With summer around the corner, you are likely starting to consider options for family vacations that are wheelchair accessible. National parks and public lands offer visitors a wealth of benefits including beautiful scenery, plenty of culture and history, as well as an economic alternative that fits any budget.
And there is good news for people with disabilities: meeting ADA guidelines by expanding access to public lands has become a higher priority for the National Parks. Additionally, with the new generation of assistive technology that is becoming increasingly available, accessible national parks are growing in number and the types of adaptive services are expanding.
GPS Tour Guides Support Adaptive Recreation
GPS multimedia tour guide devices are one such assistive technology that is expanding access and helping to ensure that all visitors to public lands have a fulfilling experience. GPS tour guide devices use GPS (Global Positioning System) satellite signals to detect where visitors are within a venue, which in turn triggers interpretive content based on their location to explain what they are seeing and experiencing. Several features can exist on these systems that support adaptive recreation.
Automatically Triggered Content Provides Hands Free Experience
First, the automatic triggering of interpretive content is a major benefit for mobility impaired visitors. Each point of interest within a venue that has an associated story will be pre-loaded into the system with a linked GPS coordinate.
As a visitor approaches this area, the GPS antenna in the device triggers the audio, video or interactive media content automatically. There is no need to manually punch-in numbers or navigate through menus to receive the unique stories, history or anecdotes that give places special meaning and context – they are automatically launched on the unit based on the visitor’s location. This frees the visitor’s hands from needing to manually manipulate the device in order to enjoy an interpretive tour.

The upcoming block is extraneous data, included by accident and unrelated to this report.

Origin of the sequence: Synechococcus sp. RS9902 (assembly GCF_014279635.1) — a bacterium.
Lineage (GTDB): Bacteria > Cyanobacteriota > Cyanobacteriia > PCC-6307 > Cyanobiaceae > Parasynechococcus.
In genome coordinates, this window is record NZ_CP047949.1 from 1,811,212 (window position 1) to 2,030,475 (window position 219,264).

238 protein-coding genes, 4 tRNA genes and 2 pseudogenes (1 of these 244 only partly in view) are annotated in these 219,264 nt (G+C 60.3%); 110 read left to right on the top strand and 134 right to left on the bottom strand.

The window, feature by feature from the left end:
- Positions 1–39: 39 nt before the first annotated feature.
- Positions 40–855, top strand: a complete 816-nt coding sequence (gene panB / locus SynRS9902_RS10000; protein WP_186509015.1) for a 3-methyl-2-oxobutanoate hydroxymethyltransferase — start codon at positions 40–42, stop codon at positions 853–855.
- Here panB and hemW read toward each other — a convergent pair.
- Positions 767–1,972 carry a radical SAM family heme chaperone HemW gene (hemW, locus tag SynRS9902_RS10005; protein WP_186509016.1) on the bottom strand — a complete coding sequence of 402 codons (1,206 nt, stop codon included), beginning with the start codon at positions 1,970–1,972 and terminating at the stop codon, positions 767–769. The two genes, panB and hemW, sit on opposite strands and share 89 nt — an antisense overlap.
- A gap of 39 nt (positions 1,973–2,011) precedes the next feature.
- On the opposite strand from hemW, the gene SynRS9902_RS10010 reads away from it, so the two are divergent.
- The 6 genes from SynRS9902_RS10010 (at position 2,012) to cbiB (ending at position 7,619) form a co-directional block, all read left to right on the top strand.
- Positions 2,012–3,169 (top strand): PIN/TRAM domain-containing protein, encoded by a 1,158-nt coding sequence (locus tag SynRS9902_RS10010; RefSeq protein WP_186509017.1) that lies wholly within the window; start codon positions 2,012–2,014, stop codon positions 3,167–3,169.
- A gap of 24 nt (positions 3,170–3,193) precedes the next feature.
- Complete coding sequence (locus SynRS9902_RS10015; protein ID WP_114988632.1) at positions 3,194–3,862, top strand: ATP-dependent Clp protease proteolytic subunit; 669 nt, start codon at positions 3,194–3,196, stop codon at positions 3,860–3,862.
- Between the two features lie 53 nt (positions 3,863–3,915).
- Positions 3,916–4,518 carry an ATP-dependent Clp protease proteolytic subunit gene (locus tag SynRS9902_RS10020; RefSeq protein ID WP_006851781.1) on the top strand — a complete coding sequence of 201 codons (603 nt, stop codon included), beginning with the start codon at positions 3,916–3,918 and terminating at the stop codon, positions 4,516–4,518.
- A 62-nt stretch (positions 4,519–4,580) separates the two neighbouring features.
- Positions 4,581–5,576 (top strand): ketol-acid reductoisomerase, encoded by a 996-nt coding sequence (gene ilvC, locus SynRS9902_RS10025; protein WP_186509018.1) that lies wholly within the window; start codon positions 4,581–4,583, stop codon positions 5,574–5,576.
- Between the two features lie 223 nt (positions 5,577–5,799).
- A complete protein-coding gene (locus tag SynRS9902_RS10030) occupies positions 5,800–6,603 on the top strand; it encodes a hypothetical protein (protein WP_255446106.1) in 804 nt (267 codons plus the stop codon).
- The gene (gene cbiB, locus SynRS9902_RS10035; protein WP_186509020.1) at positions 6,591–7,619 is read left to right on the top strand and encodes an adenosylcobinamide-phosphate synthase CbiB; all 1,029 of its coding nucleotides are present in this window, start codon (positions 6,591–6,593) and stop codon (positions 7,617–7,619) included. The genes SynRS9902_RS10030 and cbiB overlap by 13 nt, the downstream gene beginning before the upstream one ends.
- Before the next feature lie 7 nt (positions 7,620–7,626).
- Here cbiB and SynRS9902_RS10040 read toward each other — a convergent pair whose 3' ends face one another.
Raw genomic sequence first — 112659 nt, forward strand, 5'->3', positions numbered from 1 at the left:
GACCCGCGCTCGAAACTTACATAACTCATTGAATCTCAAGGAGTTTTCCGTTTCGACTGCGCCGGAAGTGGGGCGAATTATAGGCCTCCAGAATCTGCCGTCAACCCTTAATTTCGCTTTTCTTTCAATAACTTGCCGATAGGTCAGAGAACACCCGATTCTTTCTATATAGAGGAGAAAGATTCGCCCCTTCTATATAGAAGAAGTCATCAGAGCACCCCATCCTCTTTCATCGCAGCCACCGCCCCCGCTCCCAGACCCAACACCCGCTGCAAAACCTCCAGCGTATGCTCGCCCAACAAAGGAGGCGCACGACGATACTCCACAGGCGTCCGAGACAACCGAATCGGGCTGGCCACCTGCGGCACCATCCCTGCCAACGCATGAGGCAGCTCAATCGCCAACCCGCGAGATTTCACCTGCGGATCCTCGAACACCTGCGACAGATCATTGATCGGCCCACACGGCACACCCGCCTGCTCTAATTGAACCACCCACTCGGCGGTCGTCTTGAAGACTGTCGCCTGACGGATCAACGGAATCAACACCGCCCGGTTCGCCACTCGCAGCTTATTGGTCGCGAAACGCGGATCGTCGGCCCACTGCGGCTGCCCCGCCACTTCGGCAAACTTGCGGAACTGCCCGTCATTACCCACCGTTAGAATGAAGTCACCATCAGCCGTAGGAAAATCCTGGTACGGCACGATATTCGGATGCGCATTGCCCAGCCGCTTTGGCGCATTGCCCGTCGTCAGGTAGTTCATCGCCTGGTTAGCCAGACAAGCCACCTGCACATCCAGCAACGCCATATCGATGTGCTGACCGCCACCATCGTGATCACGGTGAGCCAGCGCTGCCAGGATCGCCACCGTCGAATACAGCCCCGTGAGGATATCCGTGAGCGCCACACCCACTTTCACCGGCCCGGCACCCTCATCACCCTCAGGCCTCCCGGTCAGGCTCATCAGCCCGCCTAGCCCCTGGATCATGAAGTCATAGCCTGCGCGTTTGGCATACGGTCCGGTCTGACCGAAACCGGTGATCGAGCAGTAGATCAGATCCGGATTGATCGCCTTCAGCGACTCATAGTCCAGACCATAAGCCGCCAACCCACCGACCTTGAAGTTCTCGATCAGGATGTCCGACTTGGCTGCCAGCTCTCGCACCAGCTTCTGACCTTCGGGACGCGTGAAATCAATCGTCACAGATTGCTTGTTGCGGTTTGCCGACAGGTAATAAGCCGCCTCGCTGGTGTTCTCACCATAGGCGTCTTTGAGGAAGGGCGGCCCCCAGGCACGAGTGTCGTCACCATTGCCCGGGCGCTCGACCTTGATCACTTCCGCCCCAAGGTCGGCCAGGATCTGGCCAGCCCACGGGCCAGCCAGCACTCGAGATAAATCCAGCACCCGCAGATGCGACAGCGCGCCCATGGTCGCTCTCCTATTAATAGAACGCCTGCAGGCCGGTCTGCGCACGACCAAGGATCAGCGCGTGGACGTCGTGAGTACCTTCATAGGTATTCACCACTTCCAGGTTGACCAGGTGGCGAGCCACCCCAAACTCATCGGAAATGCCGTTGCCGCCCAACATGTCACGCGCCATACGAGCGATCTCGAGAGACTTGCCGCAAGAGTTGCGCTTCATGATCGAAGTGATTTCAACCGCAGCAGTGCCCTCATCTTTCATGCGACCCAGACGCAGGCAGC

Interactive Maps Assist People with Disabilities
Interactive GPS maps enable venues to offer geo-referenced information about a park’s facilities and amenities, as well as their specific locations within the venue. This feature has excellent applications for people with disabilities.
For example, wheelchair accessible trails, ramps, restrooms, accessible fire rings and picnic tables can all be tagged on maps with information about available numbers and access points. Up to the minute identification of the user’s location assists with travel through and around the venue. Visitors know where they are with a dynamic map icon and how far away and in what direction points of interest are located.
Additional Support for People with Disabilities
GPS multimedia tour guide devices also offer benefits for visitors that are hard of hearing or visually impaired. Interpretive content can be delivered in sign language and captioning, so that the deaf or hard of hearing visitor can benefit from the same independent, high-tech tour experience that other visitors enjoy. Audio description and audio directional cues can be programmed for the visually impaired as well.
Assistive Technology is Expanding
It is clear that technology advances have been improving the possibilities for adaptive recreation in all types of settings. Last July a congressional Subcommittee on National Parks, Forests and Public Lands met for an oversight hearing on “Expanding Access to Federal Lands for People with Disabilities” to examine strategies and products to make this a reality.
At that time, the GPS Ranger® multimedia tour guide device, which made national news when introduced at Philadelphia’s Independence Hall in July 2008, was presented as just one example of GPS technology currently being utilized on public lands to assist those with disabilities. While still in early stages of adoption, the future looks bright for continued acceptance and introduction of assistive technology for people with disabilities in our national park system.